Behavior management: Figuring out who can’t sit next to who in order for class to go smoothly is important. By assigning seats I can make sure troublemakers don’t sit next to each other and I stop problems before they start.

Life skills: Assigning seats teaches the life skill of working with someone you may not like. Students learn quickly not to complain about or ask to change their seat. I tell them, “It’s not a marriage. You don’t have to be next to him/her forever. I’m not asking you to be best friends, I’m asking you to sit next to him/her. You’ll move again in a few weeks. Deal with it.” And they do – for the most part.

Structure: Students like structure. It helps them be efficient. They feel secure. They don’t have to choose where to sit when they come into the room. Instead, they get right to work and it saves a lot of time (and trouble with seat fighting).

Not sure how to seat your students? Here are some of the ways I order them (and I change seats every 2 weeks in my room, so I rotate through this list several times a year):

By last name, by first name, by gender (alternating boy-girl or boys on one side, girls on the other), by grade/average (low-high alternating or low in front and high in back), by behavior/participation (I use the corners to seat behavior problems and make sure focused, quiet students surround them to keep them from drawing others in).

How do you seat your students? Do you assign seats? Why or why not?

On the Secret Use of Sticky Notes for Classroom Management

I often find that if I tell a student to stop doing something (or to do something), it can turn into a power struggle. I work with secondary students, and they are primarily concerned with looking good in front of their friends. If they sense that they look weak or have lost control, they will battle against whoever put them in that situation. It can get ugly.

teacher student fight

I also hate escalation and disruption while I teach. If I have to ask a kid 3 or 4 times to do something, that’s taking away from my lesson and probably getting the kid all worked up as well. Everything from eating to wearing the hoodie – my verbally asking a kid to stop is a disruption. Sometimes I just ignore things, but I don’t like that option, either, because it undermines my authority and shows other students that rules don’t have to be followed. I’ve also learned about the value of wait time – not just for question/answer sessions, but for directions as well. If I tell a kid to take off his hat, it’s unlikely he’ll do it immediately. But instead of telling him over and over and risking an escalation, I’ve found that if I just give him a few minutes, he’ll comply. I guess it’s a way of exercising some sort of control over the situation – he’ll do it, but he’ll do it when he feels like it.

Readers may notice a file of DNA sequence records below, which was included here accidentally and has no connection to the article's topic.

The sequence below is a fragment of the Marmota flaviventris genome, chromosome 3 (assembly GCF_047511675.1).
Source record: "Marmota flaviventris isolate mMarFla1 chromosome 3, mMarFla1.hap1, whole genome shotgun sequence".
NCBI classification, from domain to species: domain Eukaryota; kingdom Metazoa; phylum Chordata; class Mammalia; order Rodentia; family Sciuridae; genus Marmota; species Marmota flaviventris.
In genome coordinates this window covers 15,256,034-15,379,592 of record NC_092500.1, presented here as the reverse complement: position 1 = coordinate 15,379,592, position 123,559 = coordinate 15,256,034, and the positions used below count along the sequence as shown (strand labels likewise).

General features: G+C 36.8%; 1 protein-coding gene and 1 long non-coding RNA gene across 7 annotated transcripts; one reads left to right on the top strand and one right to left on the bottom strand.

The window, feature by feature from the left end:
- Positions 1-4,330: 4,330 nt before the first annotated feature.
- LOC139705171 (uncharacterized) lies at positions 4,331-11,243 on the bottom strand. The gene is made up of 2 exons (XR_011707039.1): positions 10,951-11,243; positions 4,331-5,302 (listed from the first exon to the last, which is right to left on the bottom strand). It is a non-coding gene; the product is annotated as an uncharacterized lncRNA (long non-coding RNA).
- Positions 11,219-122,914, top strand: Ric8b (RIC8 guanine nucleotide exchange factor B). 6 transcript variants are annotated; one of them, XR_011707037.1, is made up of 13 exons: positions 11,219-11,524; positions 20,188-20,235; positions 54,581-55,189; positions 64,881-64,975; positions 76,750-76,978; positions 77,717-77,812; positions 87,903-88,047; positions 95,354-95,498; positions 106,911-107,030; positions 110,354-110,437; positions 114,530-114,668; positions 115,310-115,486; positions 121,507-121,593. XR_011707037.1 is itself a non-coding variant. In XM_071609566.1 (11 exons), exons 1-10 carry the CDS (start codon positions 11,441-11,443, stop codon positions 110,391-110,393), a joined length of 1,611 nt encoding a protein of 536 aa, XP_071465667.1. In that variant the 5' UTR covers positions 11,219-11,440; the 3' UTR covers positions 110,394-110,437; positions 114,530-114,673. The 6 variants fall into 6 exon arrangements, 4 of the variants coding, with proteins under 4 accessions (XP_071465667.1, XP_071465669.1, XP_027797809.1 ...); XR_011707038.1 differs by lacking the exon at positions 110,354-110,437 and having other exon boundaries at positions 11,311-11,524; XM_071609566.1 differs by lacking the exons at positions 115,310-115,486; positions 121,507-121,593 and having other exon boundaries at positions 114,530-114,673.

student in hoodie

But there are some kids that even that won’t work for, so I use sticky notes. I’m not sure where I picked up this little method. All I know is I didn’t come up with it on my own. I carry around a clipboard with me throughout classes for various reasons – attendance, behavior documentation, participation tracking, etc. and on this clipboard, I carry a stack of sticky notes. If I notice a student doing something they shouldn’t be, I write them a note and make my way to their desk. I casually stick it right in front of them and keep doing what I’m doing. I don’t make any sort of fuss or draw attention to it. The majority of the time, no one else even notices what I’ve done. The kid reads my note, (9 times out of 10 s/he crumples it up) and then a minute or two later stops whatever behavior I’ve asked them to stop.

sticky note note

I used to just use this to manage misbehavior, but I eventually realized I could use this for positive reinforcement or even just basic directions. I have students who don’t like to be singled out for any reason – good or bad. But I still want to recognize when they’ve done something well, so I use sticky notes to write them a positive note when I’m impressed with their work or thankful they’re making good choices. I also use this when I have something I need done but I don’t want to disrupt the class asking for a volunteer. Most of the time I use my errand captain for stuff like this, but sometimes I’ll get a sticky note, write down what I need done, and give it to a kid without skipping a beat in my lesson. I also do this when someone’s been called to the office. When I hang up the phone, I continue teaching, write my note to the student who’s been called, and give it to them. Zero disruption.

I hope this teaching tip has been helpful for you. I’d love to hear what you use in your classroom to minimize power struggles and manage behavior effectively!